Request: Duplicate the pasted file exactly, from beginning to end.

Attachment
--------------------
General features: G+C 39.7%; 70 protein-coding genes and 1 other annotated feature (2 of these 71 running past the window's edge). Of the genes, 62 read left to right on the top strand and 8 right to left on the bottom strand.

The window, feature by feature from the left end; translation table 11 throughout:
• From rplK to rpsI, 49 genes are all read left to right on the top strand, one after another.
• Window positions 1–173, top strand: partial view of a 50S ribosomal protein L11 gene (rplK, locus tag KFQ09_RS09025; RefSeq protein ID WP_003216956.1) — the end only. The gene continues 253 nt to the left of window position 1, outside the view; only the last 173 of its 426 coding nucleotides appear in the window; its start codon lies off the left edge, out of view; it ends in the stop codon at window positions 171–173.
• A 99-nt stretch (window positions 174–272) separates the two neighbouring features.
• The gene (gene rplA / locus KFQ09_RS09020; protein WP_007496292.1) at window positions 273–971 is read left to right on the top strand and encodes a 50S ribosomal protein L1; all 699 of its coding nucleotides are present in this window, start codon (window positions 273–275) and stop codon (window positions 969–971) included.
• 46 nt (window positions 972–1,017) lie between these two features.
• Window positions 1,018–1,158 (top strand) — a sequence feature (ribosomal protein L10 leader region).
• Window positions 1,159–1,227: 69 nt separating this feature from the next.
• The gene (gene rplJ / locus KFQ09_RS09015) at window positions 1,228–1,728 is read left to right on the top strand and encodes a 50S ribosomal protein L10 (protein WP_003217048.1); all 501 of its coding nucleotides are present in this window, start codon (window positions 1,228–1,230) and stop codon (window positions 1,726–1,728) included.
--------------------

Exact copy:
General features: G+C 39.7%; 70 protein-coding genes and 1 other annotated feature (2 of these 71 running past the window's edge). Of the genes, 62 read left to right on the top strand and 8 right to left on the bottom strand.

The window, feature by feature from the left end; translation table 11 throughout:
• From rplK to rpsI, 49 genes are all read left to right on the top strand, one after another.
• Window positions 1–173, top strand: partial view of a 50S ribosomal protein L11 gene (rplK, locus tag KFQ09_RS09025; RefSeq protein ID WP_003216956.1) — the end only. The gene continues 253 nt to the left of window position 1, outside the view; only the last 173 of its 426 coding nucleotides appear in the window; its start codon lies off the left edge, out of view; it ends in the stop codon at window positions 171–173.
• A 99-nt stretch (window positions 174–272) separates the two neighbouring features.
• The gene (gene rplA / locus KFQ09_RS09020; protein WP_007496292.1) at window positions 273–971 is read left to right on the top strand and encodes a 50S ribosomal protein L1; all 699 of its coding nucleotides are present in this window, start codon (window positions 273–275) and stop codon (window positions 969–971) included.
• 46 nt (window positions 972–1,017) lie between these two features.
• Window positions 1,018–1,158 (top strand) — a sequence feature (ribosomal protein L10 leader region).
• Window positions 1,159–1,227: 69 nt separating this feature from the next.
• The gene (gene rplJ / locus KFQ09_RS09015) at window positions 1,228–1,728 is read left to right on the top strand and encodes a 50S ribosomal protein L10 (protein WP_003217048.1); all 501 of its coding nucleotides are present in this window, start codon (window positions 1,228–1,230) and stop codon (window positions 1,726–1,728) included.